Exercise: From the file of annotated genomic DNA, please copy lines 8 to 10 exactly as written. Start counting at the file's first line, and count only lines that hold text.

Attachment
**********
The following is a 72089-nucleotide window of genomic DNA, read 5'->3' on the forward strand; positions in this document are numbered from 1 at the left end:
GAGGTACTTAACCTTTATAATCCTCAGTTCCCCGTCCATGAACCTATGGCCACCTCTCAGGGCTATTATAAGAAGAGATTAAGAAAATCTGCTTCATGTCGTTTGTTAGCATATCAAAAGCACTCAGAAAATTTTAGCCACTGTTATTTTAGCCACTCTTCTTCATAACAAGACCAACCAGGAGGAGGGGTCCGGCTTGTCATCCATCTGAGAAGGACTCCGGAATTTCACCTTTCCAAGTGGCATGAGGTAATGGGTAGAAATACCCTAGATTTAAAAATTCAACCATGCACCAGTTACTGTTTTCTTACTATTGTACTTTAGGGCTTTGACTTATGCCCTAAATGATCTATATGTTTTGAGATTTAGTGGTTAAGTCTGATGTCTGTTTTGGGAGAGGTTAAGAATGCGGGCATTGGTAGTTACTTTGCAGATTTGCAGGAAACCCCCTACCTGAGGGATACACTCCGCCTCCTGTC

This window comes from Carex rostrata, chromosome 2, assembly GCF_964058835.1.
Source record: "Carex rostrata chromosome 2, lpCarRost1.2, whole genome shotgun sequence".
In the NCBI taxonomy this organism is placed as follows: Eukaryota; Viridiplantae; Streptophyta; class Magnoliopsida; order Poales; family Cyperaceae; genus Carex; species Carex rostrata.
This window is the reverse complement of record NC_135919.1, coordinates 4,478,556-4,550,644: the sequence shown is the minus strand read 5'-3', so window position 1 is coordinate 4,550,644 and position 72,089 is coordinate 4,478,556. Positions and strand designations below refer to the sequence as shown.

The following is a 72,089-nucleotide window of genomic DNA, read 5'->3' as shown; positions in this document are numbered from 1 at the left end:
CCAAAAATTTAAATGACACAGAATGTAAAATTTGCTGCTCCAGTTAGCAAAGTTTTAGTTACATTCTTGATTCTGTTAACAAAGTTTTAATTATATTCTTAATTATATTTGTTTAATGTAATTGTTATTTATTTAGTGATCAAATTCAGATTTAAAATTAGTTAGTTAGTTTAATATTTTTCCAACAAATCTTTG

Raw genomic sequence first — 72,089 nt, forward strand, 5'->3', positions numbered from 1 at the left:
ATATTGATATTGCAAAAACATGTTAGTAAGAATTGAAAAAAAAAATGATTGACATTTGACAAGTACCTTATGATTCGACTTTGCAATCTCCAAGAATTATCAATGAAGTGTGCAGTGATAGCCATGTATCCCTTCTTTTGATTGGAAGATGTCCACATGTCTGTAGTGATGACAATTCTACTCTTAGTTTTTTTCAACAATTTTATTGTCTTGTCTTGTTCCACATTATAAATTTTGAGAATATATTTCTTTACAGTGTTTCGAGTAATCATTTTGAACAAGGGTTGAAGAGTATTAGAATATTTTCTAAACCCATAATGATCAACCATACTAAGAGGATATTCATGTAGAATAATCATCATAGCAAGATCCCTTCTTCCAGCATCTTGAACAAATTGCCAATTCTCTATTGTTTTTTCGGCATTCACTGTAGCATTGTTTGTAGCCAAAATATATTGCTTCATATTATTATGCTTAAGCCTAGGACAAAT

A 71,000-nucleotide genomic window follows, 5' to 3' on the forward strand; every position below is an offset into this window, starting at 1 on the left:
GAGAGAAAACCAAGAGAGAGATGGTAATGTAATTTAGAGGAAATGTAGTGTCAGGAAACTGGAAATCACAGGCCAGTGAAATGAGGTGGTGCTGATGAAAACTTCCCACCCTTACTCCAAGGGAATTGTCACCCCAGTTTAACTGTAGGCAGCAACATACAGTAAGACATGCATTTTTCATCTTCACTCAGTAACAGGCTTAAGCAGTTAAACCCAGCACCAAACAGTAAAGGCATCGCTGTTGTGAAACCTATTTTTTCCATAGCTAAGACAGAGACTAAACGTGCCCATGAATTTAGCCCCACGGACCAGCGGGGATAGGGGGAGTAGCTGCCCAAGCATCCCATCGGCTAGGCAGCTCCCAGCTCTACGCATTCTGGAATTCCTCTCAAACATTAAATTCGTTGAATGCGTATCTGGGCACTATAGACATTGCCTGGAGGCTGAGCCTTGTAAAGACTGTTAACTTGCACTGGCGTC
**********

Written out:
CCAAAAATTTAAATGACACAGAATGTAAAATTTGCTGCTCCAGTTAGCAAAGTTTTAGTTACATTCTTGATTCTGTTAACAAAGTTTTAATTATATTCTTAATTATATTTGTTTAATGTAATTGTTATTTATTTAGTGATCAAATTCAGATTTAAAATTAGTTAGTTAGTTTAATATTTTTCCAACAAATCTTTG

Raw genomic sequence first — 72,089 nt, forward strand, 5'->3', positions numbered from 1 at the left:
ATATTGATATTGCAAAAACATGTTAGTAAGAATTGAAAAAAAAAATGATTGACATTTGACAAGTACCTTATGATTCGACTTTGCAATCTCCAAGAATTATCAATGAAGTGTGCAGTGATAGCCATGTATCCCTTCTTTTGATTGGAAGATGTCCACATGTCTGTAGTGATGACAATTCTACTCTTAGTTTTTTTCAACAATTTTATTGTCTTGTCTTGTTCCACATTATAAATTTTGAGAATATATTTCTTTACAGTGTTTCGAGTAATCATTTTGAACAAGGGTTGAAGAGTATTAGAATATTTTCTAAACCCATAATGATCAACCATACTAAGAGGATATTCATGTAGAATAATCATCATAGCAAGATCCCTTCTTCCAGCATCTTGAACAAATTGCCAATTCTCTATTGTTTTTTCGGCATTCACTGTAGCATTGTTTGTAGCCAAAATATATTGCTTCATATTATTATGCTTAAGCCTAGGACAAAT